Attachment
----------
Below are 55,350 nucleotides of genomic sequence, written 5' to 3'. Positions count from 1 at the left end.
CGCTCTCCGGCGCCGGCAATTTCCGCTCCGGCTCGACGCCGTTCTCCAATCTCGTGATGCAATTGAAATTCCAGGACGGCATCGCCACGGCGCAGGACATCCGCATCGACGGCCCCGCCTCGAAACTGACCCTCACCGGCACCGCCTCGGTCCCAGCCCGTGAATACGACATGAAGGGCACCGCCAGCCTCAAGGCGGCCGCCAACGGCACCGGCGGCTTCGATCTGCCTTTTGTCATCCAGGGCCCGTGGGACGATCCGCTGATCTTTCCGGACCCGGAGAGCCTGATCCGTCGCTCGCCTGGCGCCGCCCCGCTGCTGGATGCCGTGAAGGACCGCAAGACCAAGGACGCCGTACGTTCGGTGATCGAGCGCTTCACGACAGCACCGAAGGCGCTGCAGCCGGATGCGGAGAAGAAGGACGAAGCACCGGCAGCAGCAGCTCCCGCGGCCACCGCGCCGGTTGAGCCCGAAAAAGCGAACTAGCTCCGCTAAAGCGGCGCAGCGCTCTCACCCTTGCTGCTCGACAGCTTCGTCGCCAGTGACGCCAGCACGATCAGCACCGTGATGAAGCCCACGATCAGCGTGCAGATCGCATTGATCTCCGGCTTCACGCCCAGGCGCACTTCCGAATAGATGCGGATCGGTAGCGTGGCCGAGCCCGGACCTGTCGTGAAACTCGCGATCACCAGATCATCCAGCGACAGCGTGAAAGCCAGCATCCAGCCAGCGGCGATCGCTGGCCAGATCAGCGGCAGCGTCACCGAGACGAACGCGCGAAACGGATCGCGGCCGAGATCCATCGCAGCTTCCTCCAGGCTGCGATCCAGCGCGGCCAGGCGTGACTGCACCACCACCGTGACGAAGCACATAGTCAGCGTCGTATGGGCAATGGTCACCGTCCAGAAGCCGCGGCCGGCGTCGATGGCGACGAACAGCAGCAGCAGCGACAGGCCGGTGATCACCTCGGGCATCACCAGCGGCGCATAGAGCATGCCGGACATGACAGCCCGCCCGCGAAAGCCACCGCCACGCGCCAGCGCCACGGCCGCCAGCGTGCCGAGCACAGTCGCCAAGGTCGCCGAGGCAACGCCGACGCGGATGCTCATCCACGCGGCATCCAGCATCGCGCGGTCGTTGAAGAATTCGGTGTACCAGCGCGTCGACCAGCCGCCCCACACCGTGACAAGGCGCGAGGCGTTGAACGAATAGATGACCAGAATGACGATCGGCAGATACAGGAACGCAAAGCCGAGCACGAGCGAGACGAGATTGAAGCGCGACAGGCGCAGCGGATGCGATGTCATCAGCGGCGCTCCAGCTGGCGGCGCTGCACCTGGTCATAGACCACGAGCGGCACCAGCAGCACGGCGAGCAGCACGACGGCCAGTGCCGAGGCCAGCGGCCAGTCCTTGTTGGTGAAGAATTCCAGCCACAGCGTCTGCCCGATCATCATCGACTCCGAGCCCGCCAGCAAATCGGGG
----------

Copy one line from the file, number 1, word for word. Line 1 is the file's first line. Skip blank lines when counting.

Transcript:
Below are 55,350 nucleotides of genomic sequence, written 5' to 3'. Positions count from 1 at the left end.